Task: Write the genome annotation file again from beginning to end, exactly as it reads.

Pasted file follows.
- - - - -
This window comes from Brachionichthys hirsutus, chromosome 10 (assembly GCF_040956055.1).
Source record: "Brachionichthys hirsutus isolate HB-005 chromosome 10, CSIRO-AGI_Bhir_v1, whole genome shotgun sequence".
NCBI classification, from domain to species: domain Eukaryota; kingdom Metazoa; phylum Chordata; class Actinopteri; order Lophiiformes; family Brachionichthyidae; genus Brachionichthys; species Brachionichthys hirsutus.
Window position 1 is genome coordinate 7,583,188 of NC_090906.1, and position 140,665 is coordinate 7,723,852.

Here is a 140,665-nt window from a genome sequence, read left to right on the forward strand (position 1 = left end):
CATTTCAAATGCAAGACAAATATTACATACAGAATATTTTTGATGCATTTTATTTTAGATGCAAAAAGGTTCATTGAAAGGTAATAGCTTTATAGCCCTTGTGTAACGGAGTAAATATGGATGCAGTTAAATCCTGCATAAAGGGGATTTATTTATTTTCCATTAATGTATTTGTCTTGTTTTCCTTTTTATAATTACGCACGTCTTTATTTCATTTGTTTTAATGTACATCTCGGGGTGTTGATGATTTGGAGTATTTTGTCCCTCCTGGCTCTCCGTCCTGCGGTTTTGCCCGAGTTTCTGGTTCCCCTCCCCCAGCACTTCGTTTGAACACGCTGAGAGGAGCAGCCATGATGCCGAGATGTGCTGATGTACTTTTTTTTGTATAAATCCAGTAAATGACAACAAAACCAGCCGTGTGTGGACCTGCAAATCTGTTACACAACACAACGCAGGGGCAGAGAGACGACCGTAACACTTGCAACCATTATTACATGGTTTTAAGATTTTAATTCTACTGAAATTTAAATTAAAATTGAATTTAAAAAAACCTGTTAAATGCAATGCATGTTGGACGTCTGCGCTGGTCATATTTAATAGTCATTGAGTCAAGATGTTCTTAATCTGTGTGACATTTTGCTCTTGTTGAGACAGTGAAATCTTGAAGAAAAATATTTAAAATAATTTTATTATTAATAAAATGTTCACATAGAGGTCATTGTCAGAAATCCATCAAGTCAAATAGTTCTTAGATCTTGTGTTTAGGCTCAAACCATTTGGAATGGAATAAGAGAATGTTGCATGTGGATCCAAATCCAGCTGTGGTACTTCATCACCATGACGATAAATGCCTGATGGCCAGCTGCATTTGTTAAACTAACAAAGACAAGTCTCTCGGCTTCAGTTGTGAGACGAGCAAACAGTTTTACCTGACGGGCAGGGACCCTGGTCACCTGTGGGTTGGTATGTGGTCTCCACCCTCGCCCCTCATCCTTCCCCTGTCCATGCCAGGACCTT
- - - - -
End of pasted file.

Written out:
This window comes from Brachionichthys hirsutus, chromosome 10 (assembly GCF_040956055.1).
Source record: "Brachionichthys hirsutus isolate HB-005 chromosome 10, CSIRO-AGI_Bhir_v1, whole genome shotgun sequence".
NCBI classification, from domain to species: domain Eukaryota; kingdom Metazoa; phylum Chordata; class Actinopteri; order Lophiiformes; family Brachionichthyidae; genus Brachionichthys; species Brachionichthys hirsutus.
Window position 1 is genome coordinate 7,583,188 of NC_090906.1, and position 140,665 is coordinate 7,723,852.

Here is a 140,665-nt window from a genome sequence, read left to right on the forward strand (position 1 = left end):
CATTTCAAATGCAAGACAAATATTACATACAGAATATTTTTGATGCATTTTATTTTAGATGCAAAAAGGTTCATTGAAAGGTAATAGCTTTATAGCCCTTGTGTAACGGAGTAAATATGGATGCAGTTAAATCCTGCATAAAGGGGATTTATTTATTTTCCATTAATGTATTTGTCTTGTTTTCCTTTTTATAATTACGCACGTCTTTATTTCATTTGTTTTAATGTACATCTCGGGGTGTTGATGATTTGGAGTATTTTGTCCCTCCTGGCTCTCCGTCCTGCGGTTTTGCCCGAGTTTCTGGTTCCCCTCCCCCAGCACTTCGTTTGAACACGCTGAGAGGAGCAGCCATGATGCCGAGATGTGCTGATGTACTTTTTTTTGTATAAATCCAGTAAATGACAACAAAACCAGCCGTGTGTGGACCTGCAAATCTGTTACACAACACAACGCAGGGGCAGAGAGACGACCGTAACACTTGCAACCATTATTACATGGTTTTAAGATTTTAATTCTACTGAAATTTAAATTAAAATTGAATTTAAAAAAACCTGTTAAATGCAATGCATGTTGGACGTCTGCGCTGGTCATATTTAATAGTCATTGAGTCAAGATGTTCTTAATCTGTGTGACATTTTGCTCTTGTTGAGACAGTGAAATCTTGAAGAAAAATATTTAAAATAATTTTATTATTAATAAAATGTTCACATAGAGGTCATTGTCAGAAATCCATCAAGTCAAATAGTTCTTAGATCTTGTGTTTAGGCTCAAACCATTTGGAATGGAATAAGAGAATGTTGCATGTGGATCCAAATCCAGCTGTGGTACTTCATCACCATGACGATAAATGCCTGATGGCCAGCTGCATTTGTTAAACTAACAAAGACAAGTCTCTCGGCTTCAGTTGTGAGACGAGCAAACAGTTTTACCTGACGGGCAGGGACCCTGGTCACCTGTGGGTTGGTATGTGGTCTCCACCCTCGCCCCTCATCCTTCCCCTGTCCATGCCAGGACCTT